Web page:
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Department of Economic and Social Geography


The Department of Economic and Social Geography was founded in 1950 and belongs to the Faculty of Management, Economics and Social Sciences. Director of the Department of Economic and Social Geography is Prof. Dr. Martina Fuchs. Teaching is focused on the needs of students of Business Administration, Economics and Social Sciences as well as of Regional Studies of Latin America, Eastern Asia and Central Eastern Europe. These students can all take “Economic and Social Geography” as part of their degree courses.

What does Economic and Social Geography do?

Economic and Social Geography concentrates on issues relating to globalisation and localisation. The requirements and consequences in different locations and in the regions concerned are analysed using quantitative and qualitative methods.

In the Bachelor’s programme the Department of Economic and Social Geography is integrated within the combined Social Sciences and the interdisciplinary profile groups. In the Master’s programme the subject offers a higher level of study in the subsidiary “Wirtschafts- und Sozialgeographie”. Furthermore it is possible to continue diploma degree courses at the Faculty of Management, Economics and Social Sciences and of Regional Studies.
The subject offers a high level of crosslinking within the Faculty; this interdisciplinary approach is enhanced because Economic and Social Geography is integrated in all three Regional Sciences (Latin America, East Asia, Central/East Europe) which are offered in cooperation with the Faculty of Philosophy.

Why should you choose Economic and Social Geography?

Extracts slightly modified from: Fuchs, M.; Leupolt, B.; Diez, J.R.; Schamp, E.W. 2002: Wirtschaftsgeographen - ihre Ausbildung, ihre Kompetenz und ihr Markt. In: Rundbrief Geographie, 179, p. 6–8.

Economic Geographers have opened up a variety of professions both in policy related areas as well as in private business. Starting from spatial planning as a cross-divisional area in the public sector they have advanced into new fields, such as in business development, public relations, environmental consulting and development cooperation, in international organisations. In private business, the scope extends to location advice, market research, site and regional analysis (e.g. in industrial management or in the trade, financial and real estate sectors), media and public relations as well as in other areas of consulting or in policy consultation or in associations.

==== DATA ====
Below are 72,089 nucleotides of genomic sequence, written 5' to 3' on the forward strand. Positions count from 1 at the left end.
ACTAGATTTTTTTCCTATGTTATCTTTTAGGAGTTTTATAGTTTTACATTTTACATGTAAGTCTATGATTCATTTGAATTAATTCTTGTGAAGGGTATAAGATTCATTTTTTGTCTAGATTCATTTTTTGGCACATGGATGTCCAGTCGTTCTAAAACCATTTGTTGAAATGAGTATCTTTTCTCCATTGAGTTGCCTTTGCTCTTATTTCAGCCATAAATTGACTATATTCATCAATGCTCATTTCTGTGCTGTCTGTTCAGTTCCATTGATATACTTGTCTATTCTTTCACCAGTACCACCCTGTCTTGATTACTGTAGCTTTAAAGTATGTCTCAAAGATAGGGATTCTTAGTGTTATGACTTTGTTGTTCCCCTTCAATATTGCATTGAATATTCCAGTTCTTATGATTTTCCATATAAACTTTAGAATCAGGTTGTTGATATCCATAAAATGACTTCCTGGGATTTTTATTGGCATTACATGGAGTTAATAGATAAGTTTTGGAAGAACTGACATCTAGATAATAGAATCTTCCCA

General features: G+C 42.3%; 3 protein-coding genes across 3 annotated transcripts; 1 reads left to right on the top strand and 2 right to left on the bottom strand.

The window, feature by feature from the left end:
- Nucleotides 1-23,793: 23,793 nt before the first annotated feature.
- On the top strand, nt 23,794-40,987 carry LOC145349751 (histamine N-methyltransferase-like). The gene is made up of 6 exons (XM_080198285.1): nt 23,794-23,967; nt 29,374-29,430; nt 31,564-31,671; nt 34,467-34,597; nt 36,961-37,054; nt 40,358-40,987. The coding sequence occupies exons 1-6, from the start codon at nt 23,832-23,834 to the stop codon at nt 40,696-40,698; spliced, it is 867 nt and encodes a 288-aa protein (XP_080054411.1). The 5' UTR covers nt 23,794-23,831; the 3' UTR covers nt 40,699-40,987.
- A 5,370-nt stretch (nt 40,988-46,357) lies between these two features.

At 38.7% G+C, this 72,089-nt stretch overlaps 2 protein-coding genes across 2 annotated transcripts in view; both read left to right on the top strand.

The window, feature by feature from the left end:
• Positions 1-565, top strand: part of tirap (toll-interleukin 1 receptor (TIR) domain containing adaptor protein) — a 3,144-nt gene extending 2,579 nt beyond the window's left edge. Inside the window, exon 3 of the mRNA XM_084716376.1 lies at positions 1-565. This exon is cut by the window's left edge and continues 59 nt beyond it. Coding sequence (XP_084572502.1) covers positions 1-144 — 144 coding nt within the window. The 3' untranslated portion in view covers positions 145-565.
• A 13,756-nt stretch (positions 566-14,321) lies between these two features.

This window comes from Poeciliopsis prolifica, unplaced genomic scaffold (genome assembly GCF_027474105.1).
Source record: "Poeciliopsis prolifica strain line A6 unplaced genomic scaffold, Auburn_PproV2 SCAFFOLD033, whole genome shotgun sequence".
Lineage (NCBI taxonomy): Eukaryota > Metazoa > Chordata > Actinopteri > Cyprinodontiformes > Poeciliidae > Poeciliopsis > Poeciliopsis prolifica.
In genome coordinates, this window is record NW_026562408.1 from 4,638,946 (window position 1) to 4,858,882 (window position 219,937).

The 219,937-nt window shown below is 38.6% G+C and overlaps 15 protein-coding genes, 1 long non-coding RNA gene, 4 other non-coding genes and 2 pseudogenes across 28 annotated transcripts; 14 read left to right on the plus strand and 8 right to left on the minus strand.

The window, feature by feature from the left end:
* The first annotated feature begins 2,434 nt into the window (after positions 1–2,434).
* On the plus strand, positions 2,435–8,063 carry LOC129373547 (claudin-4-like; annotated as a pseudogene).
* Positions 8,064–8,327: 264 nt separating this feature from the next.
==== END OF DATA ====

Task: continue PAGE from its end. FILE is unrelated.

Career prospects are particularly good for Economic Geographers because of the broad business and education, which is methodically oriented, as well as individual specialisation. Apart from learning the basics of Economic Geography it is advisable for students to identify their own main interests and ideas for possible jobs and to organise their studies specifically towards these goals: e.g. with relevant internships, also abroad, as well as with a corresponding topic in the final dissertation.

Economic Geographers are able to

  • Recognise and understand economic processes at the local and regional level from the point of view of economic players

  • Identify macroeconomic structure and processes and to assess these processes with regard to microeconomic courses of action

  • Analyse and assess the incidence of economic regulation systems and regional policy instruments as well as develop new methods

  • Recognise and assess the impact of microeconomic actions on social goals as well as the impact of social norms and the change of norms on microeconomic action

Theoretically, this knowledge includes, among other things,

  • Location theory and location system theory

  • Theories of regional growth, theories of regional innovation, evolutionary economic approaches

  • Theories of multinational companies as well as internationalization

  • Socio-economic and political forms of governance, forms of regulation at different political levels

Economic and Social Geography is an empirical science. This implies strong professional expertise in:

  • Procedures of information research, processing and presentation, with the assistance of IT

  • Quantitative and qualitative social research for the generation of primary data

  • Using an appropriate combination of quantitative and qualitative methods

  • Creation of case studies, especially for operations research

These professional skills include the ability to use various software packages (e.g. statistics software, GIS-software, graphics programs).

Because specifications of Economic Geographers are increasing in most fields, students also learn conversational, moderation and presentation skills.

As well as subject-related and methodical expertise Economic Geographers acquire:

  • The skill of dealing independently with new problem areas

  • The skill of holistically oriented and interconnected spatial thinking

  • The skill of finding solutions to criticism and problems working as a team in one’s own discipline and beyond